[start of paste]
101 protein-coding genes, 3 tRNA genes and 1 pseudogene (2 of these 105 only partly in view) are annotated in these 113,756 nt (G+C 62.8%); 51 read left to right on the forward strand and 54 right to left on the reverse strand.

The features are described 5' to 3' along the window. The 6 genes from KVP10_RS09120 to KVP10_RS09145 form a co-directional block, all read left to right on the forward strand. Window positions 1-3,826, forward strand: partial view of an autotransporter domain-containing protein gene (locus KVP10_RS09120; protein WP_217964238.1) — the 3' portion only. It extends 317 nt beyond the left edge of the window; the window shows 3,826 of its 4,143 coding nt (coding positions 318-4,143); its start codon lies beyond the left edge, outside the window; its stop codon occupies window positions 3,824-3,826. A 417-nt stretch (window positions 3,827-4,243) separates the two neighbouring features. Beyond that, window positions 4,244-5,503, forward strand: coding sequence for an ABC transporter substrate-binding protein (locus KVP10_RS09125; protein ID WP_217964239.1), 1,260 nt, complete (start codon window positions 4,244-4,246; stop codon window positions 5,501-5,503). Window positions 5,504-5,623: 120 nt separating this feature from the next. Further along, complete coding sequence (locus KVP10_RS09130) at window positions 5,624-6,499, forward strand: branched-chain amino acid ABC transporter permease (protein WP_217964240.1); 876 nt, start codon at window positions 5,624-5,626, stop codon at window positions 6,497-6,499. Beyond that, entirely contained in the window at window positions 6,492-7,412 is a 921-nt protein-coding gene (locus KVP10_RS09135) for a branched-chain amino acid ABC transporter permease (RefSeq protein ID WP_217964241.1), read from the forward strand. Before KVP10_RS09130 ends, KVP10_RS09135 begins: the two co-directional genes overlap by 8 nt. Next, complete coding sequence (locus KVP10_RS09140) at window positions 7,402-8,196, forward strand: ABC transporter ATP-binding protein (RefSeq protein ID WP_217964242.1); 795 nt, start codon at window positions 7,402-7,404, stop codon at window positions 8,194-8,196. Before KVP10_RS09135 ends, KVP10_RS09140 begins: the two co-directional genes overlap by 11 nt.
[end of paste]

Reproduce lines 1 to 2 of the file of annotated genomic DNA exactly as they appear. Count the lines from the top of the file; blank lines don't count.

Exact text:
101 protein-coding genes, 3 tRNA genes and 1 pseudogene (2 of these 105 only partly in view) are annotated in these 113,756 nt (G+C 62.8%); 51 read left to right on the forward strand and 54 right to left on the reverse strand.

The features are described 5' to 3' along the window. The 6 genes from KVP10_RS09120 to KVP10_RS09145 form a co-directional block, all read left to right on the forward strand. Window positions 1-3,826, forward strand: partial view of an autotransporter domain-containing protein gene (locus KVP10_RS09120; protein WP_217964238.1) — the 3' portion only. It extends 317 nt beyond the left edge of the window; the window shows 3,826 of its 4,143 coding nt (coding positions 318-4,143); its start codon lies beyond the left edge, outside the window; its stop codon occupies window positions 3,824-3,826. A 417-nt stretch (window positions 3,827-4,243) separates the two neighbouring features. Beyond that, window positions 4,244-5,503, forward strand: coding sequence for an ABC transporter substrate-binding protein (locus KVP10_RS09125; protein ID WP_217964239.1), 1,260 nt, complete (start codon window positions 4,244-4,246; stop codon window positions 5,501-5,503). Window positions 5,504-5,623: 120 nt separating this feature from the next. Further along, complete coding sequence (locus KVP10_RS09130) at window positions 5,624-6,499, forward strand: branched-chain amino acid ABC transporter permease (protein WP_217964240.1); 876 nt, start codon at window positions 5,624-5,626, stop codon at window positions 6,497-6,499. Beyond that, entirely contained in the window at window positions 6,492-7,412 is a 921-nt protein-coding gene (locus KVP10_RS09135) for a branched-chain amino acid ABC transporter permease (RefSeq protein ID WP_217964241.1), read from the forward strand. Before KVP10_RS09130 ends, KVP10_RS09135 begins: the two co-directional genes overlap by 8 nt. Next, complete coding sequence (locus KVP10_RS09140) at window positions 7,402-8,196, forward strand: ABC transporter ATP-binding protein (RefSeq protein ID WP_217964242.1); 795 nt, start codon at window positions 7,402-7,404, stop codon at window positions 8,194-8,196. Before KVP10_RS09135 ends, KVP10_RS09140 begins: the two co-directional genes overlap by 11 nt.